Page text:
Whats in a Cask ?
It wasn’t until relatively recently that Distillers understood the importance of wood in developing the final flavour profiles of the matured spirit.
It is correct that you cannot make an excellent whisky from a poor spirit, regardless of the quality of the cask….but good wood will help develop an excellent whisky from a well defined new spirit. One of the legal requirements for scotch Whisky is that the new spirit must be matured in Oak, in Scotland and for at least three years. The cask itself is limited in size and can hold a maximum of 800 litres.
The distiller of today, manages Casks , ensuring rotation, maintenance and selection are at the highest level…..their most precious asset (new Spirit), is going to be held in this wooden encasement for many years, therefore it is clearly important to get it right.
American Oak, the predominant wood in use to day, has been the container for Bourbon….where the law (currently) states that it can only be used once for this purpose, and as these are significantly less costly than their European sherry cousins, then the industry is happy to use these for new spirit .
When new spirit goes into their Bourbon, or sherry cask, this is termed first fill, providing the opportunity for the new spirit to extract maximum flavours from the wood. If a cask is used a second or further time, the ability to extract flavours and colour reduces. Of course casks can be remade, with new staves and tops added with further charring or toasting done….this adds life and impacts spirit. Therefore each new, or remade cask will impart its own, unique DNA into every charged spirit.
Many thousand casks are used in each distillery, with this unique DNA imprinted on each cask….some good, some outstanding and alas some average whiskies emerge. When brought together to provide the final Single Malt, the master blender is interested in managing all of these different ranges to create a consistent colour and taste profile for the final 10 YO Laphroiag, Macallan or Highland Park. Where Spirit Caramel is not used, it takes careful cask management to provide the final acceptable colour of the dram.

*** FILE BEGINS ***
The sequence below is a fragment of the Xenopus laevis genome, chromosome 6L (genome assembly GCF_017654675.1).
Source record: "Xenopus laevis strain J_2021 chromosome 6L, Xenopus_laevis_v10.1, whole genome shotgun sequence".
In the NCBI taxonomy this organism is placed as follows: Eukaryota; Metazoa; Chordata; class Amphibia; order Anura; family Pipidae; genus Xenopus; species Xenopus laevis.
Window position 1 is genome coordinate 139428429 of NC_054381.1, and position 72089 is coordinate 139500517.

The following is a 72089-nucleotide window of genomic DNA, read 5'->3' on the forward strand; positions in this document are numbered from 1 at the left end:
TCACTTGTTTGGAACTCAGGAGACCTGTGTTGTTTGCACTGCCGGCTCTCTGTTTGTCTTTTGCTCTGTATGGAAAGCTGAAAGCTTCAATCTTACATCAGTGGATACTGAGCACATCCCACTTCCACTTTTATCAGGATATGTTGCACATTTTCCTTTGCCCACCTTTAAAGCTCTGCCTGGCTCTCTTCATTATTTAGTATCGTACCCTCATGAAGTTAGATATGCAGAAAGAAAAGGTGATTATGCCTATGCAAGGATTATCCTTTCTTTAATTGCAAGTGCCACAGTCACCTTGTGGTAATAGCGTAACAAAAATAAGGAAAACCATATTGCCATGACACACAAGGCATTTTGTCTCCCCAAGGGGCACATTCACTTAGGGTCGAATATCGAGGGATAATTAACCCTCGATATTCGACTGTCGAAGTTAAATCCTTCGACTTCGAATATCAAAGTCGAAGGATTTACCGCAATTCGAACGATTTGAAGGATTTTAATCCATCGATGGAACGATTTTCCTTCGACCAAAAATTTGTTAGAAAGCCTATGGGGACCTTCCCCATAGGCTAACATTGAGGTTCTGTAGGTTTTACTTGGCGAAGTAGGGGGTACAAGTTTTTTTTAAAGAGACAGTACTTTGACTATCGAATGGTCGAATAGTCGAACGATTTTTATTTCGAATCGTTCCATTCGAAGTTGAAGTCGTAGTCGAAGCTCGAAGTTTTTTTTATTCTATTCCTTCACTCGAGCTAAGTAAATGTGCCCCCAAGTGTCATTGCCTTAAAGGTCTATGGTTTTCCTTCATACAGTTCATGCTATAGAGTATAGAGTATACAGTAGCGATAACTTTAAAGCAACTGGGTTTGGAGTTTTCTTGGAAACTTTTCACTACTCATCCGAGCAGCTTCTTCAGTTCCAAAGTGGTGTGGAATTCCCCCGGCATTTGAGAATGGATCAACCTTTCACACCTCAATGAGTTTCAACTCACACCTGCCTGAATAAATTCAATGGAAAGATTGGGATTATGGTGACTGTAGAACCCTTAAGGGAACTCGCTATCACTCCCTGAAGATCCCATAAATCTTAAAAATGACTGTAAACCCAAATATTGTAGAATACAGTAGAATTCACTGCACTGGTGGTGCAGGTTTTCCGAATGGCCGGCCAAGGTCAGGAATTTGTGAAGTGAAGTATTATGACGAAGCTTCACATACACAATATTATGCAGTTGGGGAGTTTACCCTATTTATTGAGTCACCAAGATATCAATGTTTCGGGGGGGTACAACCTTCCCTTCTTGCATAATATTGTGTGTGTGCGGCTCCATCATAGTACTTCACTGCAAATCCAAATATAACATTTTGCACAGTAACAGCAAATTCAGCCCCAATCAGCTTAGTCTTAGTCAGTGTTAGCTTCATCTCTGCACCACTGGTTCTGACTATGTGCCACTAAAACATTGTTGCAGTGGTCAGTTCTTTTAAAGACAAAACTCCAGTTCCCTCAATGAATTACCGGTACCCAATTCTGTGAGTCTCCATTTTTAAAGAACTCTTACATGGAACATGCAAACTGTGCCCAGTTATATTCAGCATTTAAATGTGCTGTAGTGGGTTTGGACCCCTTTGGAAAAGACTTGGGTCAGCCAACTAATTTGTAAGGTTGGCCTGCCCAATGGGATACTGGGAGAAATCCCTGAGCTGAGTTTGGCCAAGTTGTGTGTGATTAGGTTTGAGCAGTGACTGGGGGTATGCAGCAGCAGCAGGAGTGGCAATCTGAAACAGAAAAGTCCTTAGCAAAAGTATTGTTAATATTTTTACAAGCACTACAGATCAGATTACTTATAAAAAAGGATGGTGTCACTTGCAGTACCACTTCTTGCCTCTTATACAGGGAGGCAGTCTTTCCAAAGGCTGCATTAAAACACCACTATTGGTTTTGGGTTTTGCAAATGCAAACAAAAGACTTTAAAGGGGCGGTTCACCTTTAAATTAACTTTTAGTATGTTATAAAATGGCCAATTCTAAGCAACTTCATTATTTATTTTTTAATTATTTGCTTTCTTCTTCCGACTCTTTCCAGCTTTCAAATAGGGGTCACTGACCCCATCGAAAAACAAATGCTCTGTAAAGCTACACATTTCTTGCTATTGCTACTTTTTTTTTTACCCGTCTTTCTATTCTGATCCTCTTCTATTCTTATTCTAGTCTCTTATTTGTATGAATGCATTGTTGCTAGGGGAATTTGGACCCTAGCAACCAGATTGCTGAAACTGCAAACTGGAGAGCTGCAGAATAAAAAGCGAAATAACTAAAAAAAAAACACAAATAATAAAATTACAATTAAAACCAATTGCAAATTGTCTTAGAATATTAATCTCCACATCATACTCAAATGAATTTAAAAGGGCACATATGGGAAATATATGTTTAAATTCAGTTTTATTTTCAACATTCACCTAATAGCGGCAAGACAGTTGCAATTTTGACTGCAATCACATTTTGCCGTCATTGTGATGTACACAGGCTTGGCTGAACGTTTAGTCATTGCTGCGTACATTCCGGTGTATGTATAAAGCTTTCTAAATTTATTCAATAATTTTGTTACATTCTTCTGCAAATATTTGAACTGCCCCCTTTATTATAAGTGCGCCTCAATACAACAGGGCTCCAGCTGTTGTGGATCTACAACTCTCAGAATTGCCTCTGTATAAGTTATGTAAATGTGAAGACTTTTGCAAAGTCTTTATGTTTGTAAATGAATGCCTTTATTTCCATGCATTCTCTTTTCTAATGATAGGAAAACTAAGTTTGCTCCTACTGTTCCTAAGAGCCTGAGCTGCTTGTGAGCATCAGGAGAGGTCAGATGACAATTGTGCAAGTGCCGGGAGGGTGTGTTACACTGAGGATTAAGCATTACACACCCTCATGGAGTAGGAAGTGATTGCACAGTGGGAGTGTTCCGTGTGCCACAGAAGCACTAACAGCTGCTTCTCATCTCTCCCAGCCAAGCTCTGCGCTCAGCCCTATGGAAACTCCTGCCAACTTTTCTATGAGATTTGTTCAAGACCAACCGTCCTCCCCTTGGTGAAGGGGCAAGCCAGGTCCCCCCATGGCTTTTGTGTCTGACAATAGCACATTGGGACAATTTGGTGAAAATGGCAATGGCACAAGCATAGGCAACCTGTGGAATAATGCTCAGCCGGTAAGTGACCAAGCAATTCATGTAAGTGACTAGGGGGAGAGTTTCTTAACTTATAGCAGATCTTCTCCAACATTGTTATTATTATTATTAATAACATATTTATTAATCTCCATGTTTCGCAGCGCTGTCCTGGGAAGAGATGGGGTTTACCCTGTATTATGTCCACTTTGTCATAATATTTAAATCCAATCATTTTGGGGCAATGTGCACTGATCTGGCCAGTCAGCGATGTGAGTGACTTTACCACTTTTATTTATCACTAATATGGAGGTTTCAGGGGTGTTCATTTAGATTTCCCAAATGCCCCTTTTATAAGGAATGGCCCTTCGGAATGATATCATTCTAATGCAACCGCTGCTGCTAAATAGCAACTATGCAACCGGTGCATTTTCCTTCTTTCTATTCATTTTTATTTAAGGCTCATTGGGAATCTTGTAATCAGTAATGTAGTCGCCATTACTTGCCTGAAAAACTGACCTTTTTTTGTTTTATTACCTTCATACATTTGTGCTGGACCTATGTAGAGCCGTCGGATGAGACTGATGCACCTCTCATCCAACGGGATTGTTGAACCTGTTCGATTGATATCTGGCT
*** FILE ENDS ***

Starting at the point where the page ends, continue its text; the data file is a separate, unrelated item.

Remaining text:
Rare Drams specialises in Single Cask whiskies.
This means that only 1 cask is used to provide the final bottle release, therefore with each release there is a new flavour (and colour) profile to discover. Even if your favourite Single Malt is a Laphroaig, Macallan or Highland Park, the single cask selection from any of these Iconic Distilleries will have the Distillery characteristics, but within each cask it will provide its new DNA individualty.
I often tell of the Single Cask 18 YO Laphroiag that was a Rare drams release….only 700 bottles worldwide, and when they were gone….they were gone. It clearly tasted of seaweed, tar, Shoppers Drugmart….but then so, so much more…it was toffee, elegant layers of candy, then more phenols….aaah ! never to come again.
I drank this with such secretive possession, hiding it from every visitor…until the day came when there was only a wee dram left. What to do I wondered, this stretched on for days, until my wife concerned about my indecision pushed me for a conclusion.
Then I got it ! One morning it was clear, I will put it in my porridge !!
I painstakingly selected my best bowl, made sure it was clean and ready….I made my porridge in the usual way (without sugar of course, only salt)….I took the Single Malt from its hiding place and poured the remains of the golden liquid into the bottom of the bowl where it awaited the reaking , steaming hot porridge. I then carefully poured the porridge over the Laphroaig and waited until it shaped through to the top before adding my wee drop of milk….it was delicious .
What a great day I had after my morning breakfast was consumed.